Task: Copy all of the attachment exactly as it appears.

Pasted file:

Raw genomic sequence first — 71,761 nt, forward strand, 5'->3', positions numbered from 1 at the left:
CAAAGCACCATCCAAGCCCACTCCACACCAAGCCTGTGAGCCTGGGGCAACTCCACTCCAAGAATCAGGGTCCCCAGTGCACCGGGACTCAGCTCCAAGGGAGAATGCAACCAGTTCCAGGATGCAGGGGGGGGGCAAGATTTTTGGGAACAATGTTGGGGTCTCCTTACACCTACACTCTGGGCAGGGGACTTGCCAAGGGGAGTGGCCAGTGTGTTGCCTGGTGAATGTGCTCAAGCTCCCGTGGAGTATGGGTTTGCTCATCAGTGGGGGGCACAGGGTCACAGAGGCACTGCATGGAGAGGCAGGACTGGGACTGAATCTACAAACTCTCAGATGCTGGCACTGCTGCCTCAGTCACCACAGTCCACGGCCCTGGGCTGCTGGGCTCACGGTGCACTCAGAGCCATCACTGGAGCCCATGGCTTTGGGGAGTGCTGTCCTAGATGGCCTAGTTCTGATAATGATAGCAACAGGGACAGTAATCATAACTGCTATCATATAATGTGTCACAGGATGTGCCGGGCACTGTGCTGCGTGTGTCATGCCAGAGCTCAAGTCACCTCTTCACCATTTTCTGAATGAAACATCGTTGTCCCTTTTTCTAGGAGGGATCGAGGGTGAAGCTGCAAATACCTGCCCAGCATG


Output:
Raw genomic sequence first — 71,761 nt, forward strand, 5'->3', positions numbered from 1 at the left:
CAAAGCACCATCCAAGCCCACTCCACACCAAGCCTGTGAGCCTGGGGCAACTCCACTCCAAGAATCAGGGTCCCCAGTGCACCGGGACTCAGCTCCAAGGGAGAATGCAACCAGTTCCAGGATGCAGGGGGGGGGCAAGATTTTTGGGAACAATGTTGGGGTCTCCTTACACCTACACTCTGGGCAGGGGACTTGCCAAGGGGAGTGGCCAGTGTGTTGCCTGGTGAATGTGCTCAAGCTCCCGTGGAGTATGGGTTTGCTCATCAGTGGGGGGCACAGGGTCACAGAGGCACTGCATGGAGAGGCAGGACTGGGACTGAATCTACAAACTCTCAGATGCTGGCACTGCTGCCTCAGTCACCACAGTCCACGGCCCTGGGCTGCTGGGCTCACGGTGCACTCAGAGCCATCACTGGAGCCCATGGCTTTGGGGAGTGCTGTCCTAGATGGCCTAGTTCTGATAATGATAGCAACAGGGACAGTAATCATAACTGCTATCATATAATGTGTCACAGGATGTGCCGGGCACTGTGCTGCGTGTGTCATGCCAGAGCTCAAGTCACCTCTTCACCATTTTCTGAATGAAACATCGTTGTCCCTTTTTCTAGGAGGGATCGAGGGTGAAGCTGCAAATACCTGCCCAGCATG